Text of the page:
This image shows two views of the trailing hemisphere of Jupiter's ice-covered satellite, Europa. The left image shows the approximate natural color appearance of Europa. The image on the right is a false-color composite version to enhance color differences in the predominantly water-ice crust of Europa. There are a number of very good lines of evidence which suggest that beneath this icy cover lies an ocean- and many have speculated that if there is an ocean, there could be hydrothermal vents (and maybe even microbes!). Click image for larger view and image credit.
Back in the lab, we try to mimic the diverse hydrothermal vent environment to grow microbes. This anaerobic media is incubated at 90 °C (195°F). Click image for larger view and image credit.
As a refresher, all of life on earth is divided into three domains- Bacteria, Archaea, and Eukarya. Bacteria and Archaea are single celled organisms with no true nucleus, no membrane-bound organelles, and they divide by binary fission. They are very, very small—invisible to the naked eye, whereas most eukaryotes tend to be bigger things, like humans, tigers, shrimp, and zooplankton. Microorganisms are everywhere on Earth—in your belly, dirt, the oceans—and they have had a profound impact on Earth’s habitability and biodiversity, especially considering they have been around for about 3.5 billion years. Yet their diversity and distribution remain under-sampled and uncharted, especially in the deep sea.
The base of the food chain
Since the discovery of hydrothermal vents in the late 1970s, it has been shown that microbes are ubiquitous in and around hot and warm sea-floor vents driven by volcanic heat. Microbes have the ability to capture energy from a huge range of chemical processes, and many of the microbes at deep-sea hydrothermal vents do not need sunlight or oxygen to survive. Some live off of sulfur, hydrogen, or iron, while others produce methane. Many of these organisms fix their own carbon from carbon dioxide and use energy sources like hydrogen sulfide being emitted in vent fluids to grow. In turn, they serve as a carbon source for the larger creatures often seen at deep-sea vents, like tube worms or mussels. These chemosynthetic microbes are considered the primary producers at vents, like plants in the sunlit world, providing energy for all other life forms found there. This is a fundamentally different ecosystem than the photosynthetic light-driven ecosystem that most of us are familiar with at the surface of the ocean or in our backyard gardens. Until vents were discovered, nobody even knew this way of building an ecosystem was possible!
Photomicrographs of a subseafloor thermophile isolated from deep-sea hydrothermal vent fluids. This organism eats sulfur and hydrogen and fixes its own carbon from carbon dioxide. (A, B) Scanning electron micrographs, and (C, D) transmission electron micrographs thin sections. Click image for larger view and image credit.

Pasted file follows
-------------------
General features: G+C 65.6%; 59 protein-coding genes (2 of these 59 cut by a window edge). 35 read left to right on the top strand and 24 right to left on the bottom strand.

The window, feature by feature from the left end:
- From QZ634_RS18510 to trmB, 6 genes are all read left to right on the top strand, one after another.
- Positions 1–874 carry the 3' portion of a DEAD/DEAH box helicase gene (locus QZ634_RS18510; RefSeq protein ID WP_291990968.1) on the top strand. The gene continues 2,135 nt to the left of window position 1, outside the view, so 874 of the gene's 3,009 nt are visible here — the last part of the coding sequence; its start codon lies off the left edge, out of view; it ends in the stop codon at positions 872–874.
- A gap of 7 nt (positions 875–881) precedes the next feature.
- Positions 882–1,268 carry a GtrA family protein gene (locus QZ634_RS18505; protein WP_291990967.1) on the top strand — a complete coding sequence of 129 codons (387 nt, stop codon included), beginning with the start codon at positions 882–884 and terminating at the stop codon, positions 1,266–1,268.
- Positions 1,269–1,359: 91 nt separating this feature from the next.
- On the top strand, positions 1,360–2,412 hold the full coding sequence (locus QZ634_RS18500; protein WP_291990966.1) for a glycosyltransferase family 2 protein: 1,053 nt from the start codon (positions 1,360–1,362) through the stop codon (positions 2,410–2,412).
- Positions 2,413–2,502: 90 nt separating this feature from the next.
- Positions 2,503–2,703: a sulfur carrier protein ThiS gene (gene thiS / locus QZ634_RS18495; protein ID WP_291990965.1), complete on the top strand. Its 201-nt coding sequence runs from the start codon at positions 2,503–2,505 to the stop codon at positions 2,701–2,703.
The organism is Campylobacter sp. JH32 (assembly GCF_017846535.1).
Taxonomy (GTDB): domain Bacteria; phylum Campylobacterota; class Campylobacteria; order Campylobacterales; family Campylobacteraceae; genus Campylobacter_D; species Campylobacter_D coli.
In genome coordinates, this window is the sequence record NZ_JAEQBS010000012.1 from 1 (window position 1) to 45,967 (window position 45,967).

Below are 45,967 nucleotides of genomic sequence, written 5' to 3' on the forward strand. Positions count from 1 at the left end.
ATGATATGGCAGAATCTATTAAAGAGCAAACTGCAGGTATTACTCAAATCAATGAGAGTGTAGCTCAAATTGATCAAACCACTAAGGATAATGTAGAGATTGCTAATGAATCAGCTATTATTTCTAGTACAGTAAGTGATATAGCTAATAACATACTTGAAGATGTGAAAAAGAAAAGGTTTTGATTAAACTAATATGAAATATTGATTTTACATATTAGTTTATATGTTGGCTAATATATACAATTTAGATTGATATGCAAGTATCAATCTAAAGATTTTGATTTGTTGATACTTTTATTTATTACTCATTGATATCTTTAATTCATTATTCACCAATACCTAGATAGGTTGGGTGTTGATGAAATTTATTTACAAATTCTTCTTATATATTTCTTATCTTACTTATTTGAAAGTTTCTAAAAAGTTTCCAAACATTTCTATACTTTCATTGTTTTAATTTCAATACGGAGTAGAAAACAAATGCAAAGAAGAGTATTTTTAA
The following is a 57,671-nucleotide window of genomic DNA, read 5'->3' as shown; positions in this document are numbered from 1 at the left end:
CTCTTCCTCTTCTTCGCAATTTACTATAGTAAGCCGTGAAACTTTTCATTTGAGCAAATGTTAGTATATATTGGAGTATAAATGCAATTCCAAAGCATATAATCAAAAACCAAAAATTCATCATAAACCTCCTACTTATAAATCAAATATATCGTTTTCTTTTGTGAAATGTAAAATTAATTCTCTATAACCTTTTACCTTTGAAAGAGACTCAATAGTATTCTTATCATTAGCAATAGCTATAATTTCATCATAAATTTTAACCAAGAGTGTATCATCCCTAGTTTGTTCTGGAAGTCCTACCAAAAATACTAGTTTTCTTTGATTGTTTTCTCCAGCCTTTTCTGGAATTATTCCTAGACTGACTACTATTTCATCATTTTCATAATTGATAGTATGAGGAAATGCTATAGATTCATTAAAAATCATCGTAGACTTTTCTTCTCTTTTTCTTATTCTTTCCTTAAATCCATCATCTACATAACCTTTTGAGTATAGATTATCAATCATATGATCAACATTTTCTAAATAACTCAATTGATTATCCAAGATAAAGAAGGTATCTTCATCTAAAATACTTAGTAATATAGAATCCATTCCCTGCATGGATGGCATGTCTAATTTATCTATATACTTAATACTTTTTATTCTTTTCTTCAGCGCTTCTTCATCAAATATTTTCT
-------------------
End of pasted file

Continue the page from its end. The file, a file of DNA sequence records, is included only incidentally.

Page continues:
All of life on earth is divided into three major domains- the Bacteria, Archaea and Eukarya. This is the universal phylogenetic tree based on a gene that we all have, the ribosomal RNA. We (humans) are located in the crown group of animals, but the majority of diversity on this planet is in the microbial (bacterial and archaeal) world. Those lines highlighted in red lead to organisms that are heat-loving, the focus of much of our work at deep-sea hydrothermal vents. Click image for larger view and image credit.
Diversity of life at vents and beyond
There are many different “niches” or habitats that microbes can live in at vents—sediments, black smoker chimneys, venting fluids, mats, even on rocks beneath the seafloor! Some microbes are heat-loving, or thermophilic, meaning they grow at very high temperatures, from a “mild” 40 °C (104 °F) all the way up to 121 °C (250 °F)! We study these communities using a suite of molecular, microscopic and enrichment-based techniques to examine the adaptation of microbes to their geologic and chemical habitat.
On this mission to the Mid-Cayman Rise, we are especially interested in documenting the microbial habitats in ultramafic-hosted sites—sites with rocks that are extremely rich in hydrogen, magnesium and iron. There is very little known about microbes in this type of environment and our interests in hydrothermal vent microbial communities spans much further than just the bottom of the ocean. It has been hypothesized that life may have originated and evolved near deep-sea hydrothermal systems, and that organisms currently living in these likely analogues of early habitats may still harbor characteristics of early life. Microbes unique to this environment could provide insight into metabolic processes, strategies for growth, and survival of life forms in the subsurface of solar bodies with a water history. For example, Jupiter’s satellite Europa may harbor a liquid ocean with life-supporting hydrothermal systems beneath its icy shell. And the recent detection of methane in the Mars atmosphere has brought considerable attention to methane generation, both abiotic and biotic, and in general, determining if Mars can feasibly support microbial metabolisms that use or generate methane. With a sample size of only one, the search for life beyond Earth must begin with life as we know it on Earth, and deep-sea hydrothermal vents are a great place to begin our search for unusual life that pushes the limits of life as we know it.
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